Colombia’s competitiveness in the global economy fell from a year ago, according to the influential annual rankings from Switzerland’s international business school IMD released Thursday.
Colombia dropped from 46 to 52 on IMD’s World Competitiveness Yearbook, just seven spots above the bottom wrung of 59 ranked states.
Hong Kong, Switzerland and the United States took the top spots. Every Latin American nation, aside from Mexico, fell in 2012’s ranking.
The report analyses 329 criteria, including survey results from 4,200 international executives to determine “how well countries manage their economic and human resources to increase their prosperity.”
Colombia ranked ahead of Argentina and last-placed Venezuela, but behind Brazil, Peru, Mexico, and Chile – which held the top spot of a Latin American nation at 28th.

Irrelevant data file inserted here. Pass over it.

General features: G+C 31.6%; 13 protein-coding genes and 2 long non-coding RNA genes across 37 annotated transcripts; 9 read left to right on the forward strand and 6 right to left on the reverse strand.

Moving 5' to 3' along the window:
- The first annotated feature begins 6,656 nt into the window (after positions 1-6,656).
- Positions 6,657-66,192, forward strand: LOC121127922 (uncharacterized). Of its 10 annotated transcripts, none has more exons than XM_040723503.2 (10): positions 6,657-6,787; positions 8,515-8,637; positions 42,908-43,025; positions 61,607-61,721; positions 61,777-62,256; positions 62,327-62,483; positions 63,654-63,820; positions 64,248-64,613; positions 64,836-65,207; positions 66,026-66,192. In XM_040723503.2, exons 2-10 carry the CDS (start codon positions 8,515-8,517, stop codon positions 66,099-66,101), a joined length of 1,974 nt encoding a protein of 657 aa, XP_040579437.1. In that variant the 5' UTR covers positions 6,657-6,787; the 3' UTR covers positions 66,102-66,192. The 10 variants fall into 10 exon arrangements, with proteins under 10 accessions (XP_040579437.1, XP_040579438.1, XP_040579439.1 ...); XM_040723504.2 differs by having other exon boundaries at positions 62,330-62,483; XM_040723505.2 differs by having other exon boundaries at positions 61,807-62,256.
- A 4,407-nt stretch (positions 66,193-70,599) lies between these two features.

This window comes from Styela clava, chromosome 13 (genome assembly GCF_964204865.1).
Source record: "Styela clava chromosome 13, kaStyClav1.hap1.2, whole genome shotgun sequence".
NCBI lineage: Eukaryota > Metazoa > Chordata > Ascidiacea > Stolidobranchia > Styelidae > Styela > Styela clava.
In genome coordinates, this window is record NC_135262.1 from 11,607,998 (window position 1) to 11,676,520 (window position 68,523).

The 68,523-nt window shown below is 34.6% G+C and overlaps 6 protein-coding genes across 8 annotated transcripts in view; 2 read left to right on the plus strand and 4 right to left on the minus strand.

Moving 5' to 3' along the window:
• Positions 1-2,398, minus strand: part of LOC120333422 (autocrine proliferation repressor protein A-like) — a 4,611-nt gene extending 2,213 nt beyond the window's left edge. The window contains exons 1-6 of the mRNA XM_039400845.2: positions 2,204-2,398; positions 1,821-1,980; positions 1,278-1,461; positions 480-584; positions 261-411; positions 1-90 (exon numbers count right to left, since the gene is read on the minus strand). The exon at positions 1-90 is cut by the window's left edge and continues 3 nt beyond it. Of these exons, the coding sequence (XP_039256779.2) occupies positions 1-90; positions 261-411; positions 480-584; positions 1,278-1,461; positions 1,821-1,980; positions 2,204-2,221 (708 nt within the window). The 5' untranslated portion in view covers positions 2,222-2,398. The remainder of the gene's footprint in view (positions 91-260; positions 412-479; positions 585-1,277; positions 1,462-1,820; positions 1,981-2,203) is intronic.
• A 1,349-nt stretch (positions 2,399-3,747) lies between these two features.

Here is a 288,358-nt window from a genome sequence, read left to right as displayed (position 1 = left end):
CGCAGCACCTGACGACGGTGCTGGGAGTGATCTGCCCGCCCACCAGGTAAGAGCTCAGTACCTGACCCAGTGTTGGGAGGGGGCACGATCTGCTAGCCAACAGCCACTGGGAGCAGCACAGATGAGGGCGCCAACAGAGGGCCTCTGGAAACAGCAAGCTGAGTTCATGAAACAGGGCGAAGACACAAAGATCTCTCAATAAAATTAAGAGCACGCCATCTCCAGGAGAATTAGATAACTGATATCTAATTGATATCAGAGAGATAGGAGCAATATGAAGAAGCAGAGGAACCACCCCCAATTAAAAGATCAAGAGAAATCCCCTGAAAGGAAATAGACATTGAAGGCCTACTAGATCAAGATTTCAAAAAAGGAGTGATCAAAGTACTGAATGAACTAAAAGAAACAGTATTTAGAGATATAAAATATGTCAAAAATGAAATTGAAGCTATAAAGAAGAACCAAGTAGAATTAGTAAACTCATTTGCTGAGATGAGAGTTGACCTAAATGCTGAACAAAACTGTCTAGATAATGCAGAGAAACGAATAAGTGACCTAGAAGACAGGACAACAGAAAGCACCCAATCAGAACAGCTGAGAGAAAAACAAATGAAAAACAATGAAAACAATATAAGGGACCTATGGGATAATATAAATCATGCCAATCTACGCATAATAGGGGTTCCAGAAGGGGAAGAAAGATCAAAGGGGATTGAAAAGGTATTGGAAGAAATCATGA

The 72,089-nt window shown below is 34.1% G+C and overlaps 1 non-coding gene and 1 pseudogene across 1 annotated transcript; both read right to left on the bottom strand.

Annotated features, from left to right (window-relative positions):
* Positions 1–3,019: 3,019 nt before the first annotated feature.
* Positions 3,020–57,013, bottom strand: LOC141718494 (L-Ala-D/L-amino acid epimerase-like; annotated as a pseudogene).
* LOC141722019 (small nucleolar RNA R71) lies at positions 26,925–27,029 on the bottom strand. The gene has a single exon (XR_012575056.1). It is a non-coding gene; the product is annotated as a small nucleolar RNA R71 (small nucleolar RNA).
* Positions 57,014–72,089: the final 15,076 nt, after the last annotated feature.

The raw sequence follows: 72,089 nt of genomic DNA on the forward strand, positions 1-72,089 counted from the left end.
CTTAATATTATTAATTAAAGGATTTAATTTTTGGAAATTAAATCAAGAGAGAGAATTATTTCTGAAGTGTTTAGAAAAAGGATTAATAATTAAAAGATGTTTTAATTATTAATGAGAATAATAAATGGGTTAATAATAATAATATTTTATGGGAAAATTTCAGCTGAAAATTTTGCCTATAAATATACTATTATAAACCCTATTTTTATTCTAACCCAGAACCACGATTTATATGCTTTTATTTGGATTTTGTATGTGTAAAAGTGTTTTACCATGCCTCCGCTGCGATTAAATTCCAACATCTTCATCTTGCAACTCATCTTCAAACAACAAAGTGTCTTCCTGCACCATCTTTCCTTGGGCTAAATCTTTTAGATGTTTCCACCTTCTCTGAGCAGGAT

The executive survey results revealed “a growing skepticism” in some countries towards globalization and the need for economic reform.
On the first point, Colombia ranked in the middle of the pack, meaning globalization is viewed neither overwhelmingly positively nor negatively in the country.
The Andean nation was ranked 50th in a survey on the need for economic reform, meaning executives believe the need for reform is generally not well understood in Colombia.
Attitudes towards reform were increasingly negative in Latin American countries in general, the survey also revealed.
“Emerging economies are relying on domestic demand and national champion companies to insulate themselves from economic turmoil, while the “submerging” developed economies are turning to re-industrialization,” noted professor Stephane Garelli, of the IMD’s World Competitiveness Center. “In both cases, economic nationalism is back and protectionism is tempting.”